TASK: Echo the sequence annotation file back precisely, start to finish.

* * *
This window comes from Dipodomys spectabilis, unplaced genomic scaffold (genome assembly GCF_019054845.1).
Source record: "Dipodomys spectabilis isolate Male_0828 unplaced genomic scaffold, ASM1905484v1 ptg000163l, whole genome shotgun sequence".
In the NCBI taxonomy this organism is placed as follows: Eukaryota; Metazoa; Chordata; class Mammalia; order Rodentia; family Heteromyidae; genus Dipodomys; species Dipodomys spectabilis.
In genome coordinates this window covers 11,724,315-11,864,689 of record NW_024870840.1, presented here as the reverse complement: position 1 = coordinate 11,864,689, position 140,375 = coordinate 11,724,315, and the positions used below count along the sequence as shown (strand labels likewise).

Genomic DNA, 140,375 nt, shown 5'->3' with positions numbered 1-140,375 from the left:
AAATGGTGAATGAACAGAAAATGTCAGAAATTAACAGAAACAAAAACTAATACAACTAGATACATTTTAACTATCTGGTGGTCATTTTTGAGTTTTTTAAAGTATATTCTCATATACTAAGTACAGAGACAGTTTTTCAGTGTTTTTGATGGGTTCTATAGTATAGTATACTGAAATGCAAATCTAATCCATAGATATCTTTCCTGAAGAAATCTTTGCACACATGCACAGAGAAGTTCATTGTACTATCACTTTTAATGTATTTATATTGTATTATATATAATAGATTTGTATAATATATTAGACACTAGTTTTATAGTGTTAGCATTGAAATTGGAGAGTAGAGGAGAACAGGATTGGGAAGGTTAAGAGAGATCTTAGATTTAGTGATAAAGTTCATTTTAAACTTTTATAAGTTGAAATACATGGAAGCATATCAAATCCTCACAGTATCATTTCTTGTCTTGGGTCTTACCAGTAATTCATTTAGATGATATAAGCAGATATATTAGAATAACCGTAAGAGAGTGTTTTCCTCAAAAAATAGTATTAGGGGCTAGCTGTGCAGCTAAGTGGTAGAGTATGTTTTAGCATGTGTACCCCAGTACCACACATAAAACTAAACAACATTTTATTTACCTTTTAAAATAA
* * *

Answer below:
This window comes from Dipodomys spectabilis, unplaced genomic scaffold (genome assembly GCF_019054845.1).
Source record: "Dipodomys spectabilis isolate Male_0828 unplaced genomic scaffold, ASM1905484v1 ptg000163l, whole genome shotgun sequence".
In the NCBI taxonomy this organism is placed as follows: Eukaryota; Metazoa; Chordata; class Mammalia; order Rodentia; family Heteromyidae; genus Dipodomys; species Dipodomys spectabilis.
In genome coordinates this window covers 11,724,315-11,864,689 of record NW_024870840.1, presented here as the reverse complement: position 1 = coordinate 11,864,689, position 140,375 = coordinate 11,724,315, and the positions used below count along the sequence as shown (strand labels likewise).

Genomic DNA, 140,375 nt, shown 5'->3' with positions numbered 1-140,375 from the left:
AAATGGTGAATGAACAGAAAATGTCAGAAATTAACAGAAACAAAAACTAATACAACTAGATACATTTTAACTATCTGGTGGTCATTTTTGAGTTTTTTAAAGTATATTCTCATATACTAAGTACAGAGACAGTTTTTCAGTGTTTTTGATGGGTTCTATAGTATAGTATACTGAAATGCAAATCTAATCCATAGATATCTTTCCTGAAGAAATCTTTGCACACATGCACAGAGAAGTTCATTGTACTATCACTTTTAATGTATTTATATTGTATTATATATAATAGATTTGTATAATATATTAGACACTAGTTTTATAGTGTTAGCATTGAAATTGGAGAGTAGAGGAGAACAGGATTGGGAAGGTTAAGAGAGATCTTAGATTTAGTGATAAAGTTCATTTTAAACTTTTATAAGTTGAAATACATGGAAGCATATCAAATCCTCACAGTATCATTTCTTGTCTTGGGTCTTACCAGTAATTCATTTAGATGATATAAGCAGATATATTAGAATAACCGTAAGAGAGTGTTTTCCTCAAAAAATAGTATTAGGGGCTAGCTGTGCAGCTAAGTGGTAGAGTATGTTTTAGCATGTGTACCCCAGTACCACACATAAAACTAAACAACATTTTATTTACCTTTTAAAATAA